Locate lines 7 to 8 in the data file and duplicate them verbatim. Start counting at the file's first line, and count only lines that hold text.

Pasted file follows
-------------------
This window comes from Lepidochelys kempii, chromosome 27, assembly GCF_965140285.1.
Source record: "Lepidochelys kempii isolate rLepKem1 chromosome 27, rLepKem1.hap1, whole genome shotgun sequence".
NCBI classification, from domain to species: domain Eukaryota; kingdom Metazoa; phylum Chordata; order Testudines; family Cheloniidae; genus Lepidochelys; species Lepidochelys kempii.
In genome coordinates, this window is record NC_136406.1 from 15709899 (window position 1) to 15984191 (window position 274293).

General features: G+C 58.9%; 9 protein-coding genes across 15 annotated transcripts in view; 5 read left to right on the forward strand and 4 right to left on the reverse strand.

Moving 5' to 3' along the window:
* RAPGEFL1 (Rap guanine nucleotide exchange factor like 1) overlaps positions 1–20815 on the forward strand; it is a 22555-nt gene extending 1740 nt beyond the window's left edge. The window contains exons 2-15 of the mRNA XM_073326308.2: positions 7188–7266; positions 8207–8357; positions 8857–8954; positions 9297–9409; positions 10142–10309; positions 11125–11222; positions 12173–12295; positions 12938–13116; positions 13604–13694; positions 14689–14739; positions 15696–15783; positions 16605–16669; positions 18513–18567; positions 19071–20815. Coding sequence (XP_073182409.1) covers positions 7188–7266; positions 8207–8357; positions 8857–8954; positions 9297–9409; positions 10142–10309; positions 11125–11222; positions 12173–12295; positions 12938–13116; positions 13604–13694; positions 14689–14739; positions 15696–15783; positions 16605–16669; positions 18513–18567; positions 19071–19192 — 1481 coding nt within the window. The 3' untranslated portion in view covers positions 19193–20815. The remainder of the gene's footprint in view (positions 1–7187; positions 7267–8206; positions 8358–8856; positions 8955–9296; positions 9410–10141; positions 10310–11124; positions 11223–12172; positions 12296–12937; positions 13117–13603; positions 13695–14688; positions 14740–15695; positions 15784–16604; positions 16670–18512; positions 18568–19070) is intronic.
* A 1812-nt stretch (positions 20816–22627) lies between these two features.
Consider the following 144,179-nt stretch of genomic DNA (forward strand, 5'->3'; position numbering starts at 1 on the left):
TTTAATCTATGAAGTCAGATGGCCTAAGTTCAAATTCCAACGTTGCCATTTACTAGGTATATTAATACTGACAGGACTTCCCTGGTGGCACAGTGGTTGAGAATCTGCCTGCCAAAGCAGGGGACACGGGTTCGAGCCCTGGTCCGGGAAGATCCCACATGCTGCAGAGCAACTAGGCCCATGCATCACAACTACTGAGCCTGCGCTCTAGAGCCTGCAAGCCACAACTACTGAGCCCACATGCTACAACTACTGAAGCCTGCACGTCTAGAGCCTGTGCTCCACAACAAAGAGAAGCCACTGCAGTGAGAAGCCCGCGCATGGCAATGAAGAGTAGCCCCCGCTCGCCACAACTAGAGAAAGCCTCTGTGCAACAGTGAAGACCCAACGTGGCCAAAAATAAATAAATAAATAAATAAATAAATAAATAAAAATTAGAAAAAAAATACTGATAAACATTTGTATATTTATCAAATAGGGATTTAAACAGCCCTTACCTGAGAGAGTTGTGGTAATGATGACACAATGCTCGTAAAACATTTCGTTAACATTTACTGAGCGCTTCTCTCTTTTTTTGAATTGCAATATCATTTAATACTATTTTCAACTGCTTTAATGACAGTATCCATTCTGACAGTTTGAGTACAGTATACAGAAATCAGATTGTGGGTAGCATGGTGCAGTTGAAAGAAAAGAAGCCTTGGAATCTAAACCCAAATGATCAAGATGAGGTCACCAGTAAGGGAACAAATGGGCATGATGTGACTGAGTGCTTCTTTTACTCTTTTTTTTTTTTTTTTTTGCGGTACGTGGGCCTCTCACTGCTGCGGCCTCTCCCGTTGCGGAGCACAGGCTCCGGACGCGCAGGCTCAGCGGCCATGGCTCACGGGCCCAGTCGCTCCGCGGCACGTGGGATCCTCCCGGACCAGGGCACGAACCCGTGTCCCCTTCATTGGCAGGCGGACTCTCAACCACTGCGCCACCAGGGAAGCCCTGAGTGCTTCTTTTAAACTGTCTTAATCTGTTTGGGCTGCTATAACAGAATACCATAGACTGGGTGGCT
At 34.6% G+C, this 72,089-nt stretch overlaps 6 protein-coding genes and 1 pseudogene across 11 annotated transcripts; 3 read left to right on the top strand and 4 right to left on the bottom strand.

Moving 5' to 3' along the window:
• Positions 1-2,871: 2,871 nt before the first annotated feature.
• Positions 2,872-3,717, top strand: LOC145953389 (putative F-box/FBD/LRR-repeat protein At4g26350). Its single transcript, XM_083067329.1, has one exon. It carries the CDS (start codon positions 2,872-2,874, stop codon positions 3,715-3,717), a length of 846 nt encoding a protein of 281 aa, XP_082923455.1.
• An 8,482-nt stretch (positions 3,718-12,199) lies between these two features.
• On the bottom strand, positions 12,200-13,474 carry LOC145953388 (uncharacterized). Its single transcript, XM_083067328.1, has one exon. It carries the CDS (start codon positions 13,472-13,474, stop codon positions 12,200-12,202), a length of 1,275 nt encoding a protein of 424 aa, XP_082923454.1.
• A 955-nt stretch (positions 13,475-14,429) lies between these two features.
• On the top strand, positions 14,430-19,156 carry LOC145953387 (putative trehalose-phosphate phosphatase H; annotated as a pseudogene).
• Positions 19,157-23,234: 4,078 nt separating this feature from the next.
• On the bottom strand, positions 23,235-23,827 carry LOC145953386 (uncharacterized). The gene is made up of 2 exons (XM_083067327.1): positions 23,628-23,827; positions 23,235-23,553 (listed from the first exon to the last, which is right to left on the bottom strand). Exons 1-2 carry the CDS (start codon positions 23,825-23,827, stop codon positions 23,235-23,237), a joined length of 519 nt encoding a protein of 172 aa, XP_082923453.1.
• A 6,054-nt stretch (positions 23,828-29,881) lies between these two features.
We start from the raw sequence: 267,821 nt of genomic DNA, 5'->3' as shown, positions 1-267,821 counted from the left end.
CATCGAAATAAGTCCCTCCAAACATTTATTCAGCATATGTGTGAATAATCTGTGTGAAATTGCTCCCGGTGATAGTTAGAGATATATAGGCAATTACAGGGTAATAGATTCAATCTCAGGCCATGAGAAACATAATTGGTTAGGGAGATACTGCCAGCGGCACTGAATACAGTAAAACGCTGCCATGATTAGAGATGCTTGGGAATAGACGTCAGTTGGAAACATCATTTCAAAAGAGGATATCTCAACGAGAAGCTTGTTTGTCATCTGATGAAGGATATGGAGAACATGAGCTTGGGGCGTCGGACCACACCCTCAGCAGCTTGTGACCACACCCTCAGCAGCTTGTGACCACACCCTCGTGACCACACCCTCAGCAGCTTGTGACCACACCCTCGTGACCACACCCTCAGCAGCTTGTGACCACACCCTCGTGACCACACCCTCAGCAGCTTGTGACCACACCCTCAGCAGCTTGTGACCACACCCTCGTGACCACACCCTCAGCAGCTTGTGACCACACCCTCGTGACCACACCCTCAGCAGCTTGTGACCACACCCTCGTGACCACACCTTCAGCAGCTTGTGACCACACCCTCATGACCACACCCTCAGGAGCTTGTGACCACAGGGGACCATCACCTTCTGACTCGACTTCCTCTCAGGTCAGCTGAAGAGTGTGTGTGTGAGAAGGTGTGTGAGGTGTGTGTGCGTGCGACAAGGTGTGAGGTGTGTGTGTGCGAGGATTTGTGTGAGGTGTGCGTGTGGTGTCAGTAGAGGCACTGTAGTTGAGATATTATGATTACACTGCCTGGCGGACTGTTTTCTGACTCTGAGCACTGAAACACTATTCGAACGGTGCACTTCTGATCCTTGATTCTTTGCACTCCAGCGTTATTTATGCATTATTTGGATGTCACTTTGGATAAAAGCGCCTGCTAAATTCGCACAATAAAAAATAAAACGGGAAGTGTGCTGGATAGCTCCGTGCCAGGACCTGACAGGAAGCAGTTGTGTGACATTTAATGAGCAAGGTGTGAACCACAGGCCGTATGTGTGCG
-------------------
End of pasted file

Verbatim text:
* RAPGEFL1 (Rap guanine nucleotide exchange factor like 1) overlaps positions 1–20815 on the forward strand; it is a 22555-nt gene extending 1740 nt beyond the window's left edge. The window contains exons 2-15 of the mRNA XM_073326308.2: positions 7188–7266; positions 8207–8357; positions 8857–8954; positions 9297–9409; positions 10142–10309; positions 11125–11222; positions 12173–12295; positions 12938–13116; positions 13604–13694; positions 14689–14739; positions 15696–15783; positions 16605–16669; positions 18513–18567; positions 19071–20815. Coding sequence (XP_073182409.1) covers positions 7188–7266; positions 8207–8357; positions 8857–8954; positions 9297–9409; positions 10142–10309; positions 11125–11222; positions 12173–12295; positions 12938–13116; positions 13604–13694; positions 14689–14739; positions 15696–15783; positions 16605–16669; positions 18513–18567; positions 19071–19192 — 1481 coding nt within the window. The 3' untranslated portion in view covers positions 19193–20815. The remainder of the gene's footprint in view (positions 1–7187; positions 7267–8206; positions 8358–8856; positions 8955–9296; positions 9410–10141; positions 10310–11124; positions 11223–12172; positions 12296–12937; positions 13117–13603; positions 13695–14688; positions 14740–15695; positions 15784–16604; positions 16670–18512; positions 18568–19070) is intronic.
* A 1812-nt stretch (positions 20816–22627) lies between these two features.